Electrical Immersion Heater/ hot water tank and controls Insurance required - HotUKDeals
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Electrical Immersion Heater/ hot water tank and controls Insurance required

sunil1234 Avatar
8y, 1w agoPosted 8 years, 1 week ago
Hi

A friend of mine has moved into a 1 bed flat above commercial premises. Thus there is no gas or boiler but she would like to take out insurance to cover the hot water/ immersion tanka nd controls and the electrical heating/ hot water system.

I think its an economy seven system but i am not 100% on that

Does a nyone know of a reputable company. I cant see that Domestic and General cover it? (they seem to do boiler based cover so we cant get any further on their site as we dont have a boiler make to select!)

TIA

S

Thanks
sunil1234 Avatar
8y, 1w agoPosted 8 years, 1 week ago
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#1
Whether it is worth it probably depends in what type of area you live (Hardwater or Softwater). Immersions are very reliable when not scaled up(which is probably why they won't appear on your 'usual' insurers website). If in a softwater area, don't bother with insurance, it will last for ages. Instead, I would put a small amount of money aside each month, and if it goes wrong, call out an electrician. Unlike gas boilers, theres not much to go wrong (apart from the immersion scaling up), and if your pretty handy, you can generally repair/replace stuff yourself quite easily, as you can isolate the electric easily, and there are no pipes containing water in the heating system.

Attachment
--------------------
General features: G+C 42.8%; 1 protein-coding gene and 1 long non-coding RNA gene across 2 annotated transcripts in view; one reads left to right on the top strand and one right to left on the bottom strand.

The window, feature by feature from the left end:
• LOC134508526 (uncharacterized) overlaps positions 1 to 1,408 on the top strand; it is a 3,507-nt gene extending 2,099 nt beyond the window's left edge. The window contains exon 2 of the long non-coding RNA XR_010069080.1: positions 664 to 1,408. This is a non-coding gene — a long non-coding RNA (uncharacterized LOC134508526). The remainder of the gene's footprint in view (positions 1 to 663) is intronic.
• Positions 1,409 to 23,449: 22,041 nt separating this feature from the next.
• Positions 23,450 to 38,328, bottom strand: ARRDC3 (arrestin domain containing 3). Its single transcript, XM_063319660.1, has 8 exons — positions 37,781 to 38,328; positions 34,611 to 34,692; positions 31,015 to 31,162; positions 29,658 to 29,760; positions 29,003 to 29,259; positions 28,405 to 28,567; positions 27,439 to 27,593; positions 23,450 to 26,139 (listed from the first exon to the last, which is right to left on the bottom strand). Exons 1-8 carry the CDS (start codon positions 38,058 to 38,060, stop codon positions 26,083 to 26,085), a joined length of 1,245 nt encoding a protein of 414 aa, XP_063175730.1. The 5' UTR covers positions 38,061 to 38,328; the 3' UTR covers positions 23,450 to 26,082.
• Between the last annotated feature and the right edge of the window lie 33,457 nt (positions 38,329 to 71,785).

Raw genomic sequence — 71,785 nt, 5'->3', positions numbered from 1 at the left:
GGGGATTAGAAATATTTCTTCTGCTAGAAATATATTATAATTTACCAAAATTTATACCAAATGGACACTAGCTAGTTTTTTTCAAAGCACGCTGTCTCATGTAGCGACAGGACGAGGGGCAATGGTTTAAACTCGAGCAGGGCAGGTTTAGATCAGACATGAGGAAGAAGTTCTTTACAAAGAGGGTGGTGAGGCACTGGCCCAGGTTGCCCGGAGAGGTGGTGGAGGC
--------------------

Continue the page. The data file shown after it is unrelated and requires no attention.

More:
#2
Hi, she is in Croydon, Surrey so hardwater area. No one we know good at diy so thats why she wanted the insurance

Thanks for the advice:thumbsup:
#3
sunil1234;3613685
Hi, she is in Croydon, Surrey so hardwater area. No one we know good at diy so thats why she wanted the insurance

Thanks for the advice:thumbsup:


I live in SE London myself, so I know what its like. To be honest, I still wouldn't worry too much about insurance for the system as they very rarely go wrong. I would budget what I would be prepared to pay for insurance (say £20 a month) and wait until you have any problems. As I said in my forst post, these types of systems very rarely have faults, so by the time you have saved up you will have enough to pay for the repair and loads left over. Don't spend what you don't have too:thumbsup:

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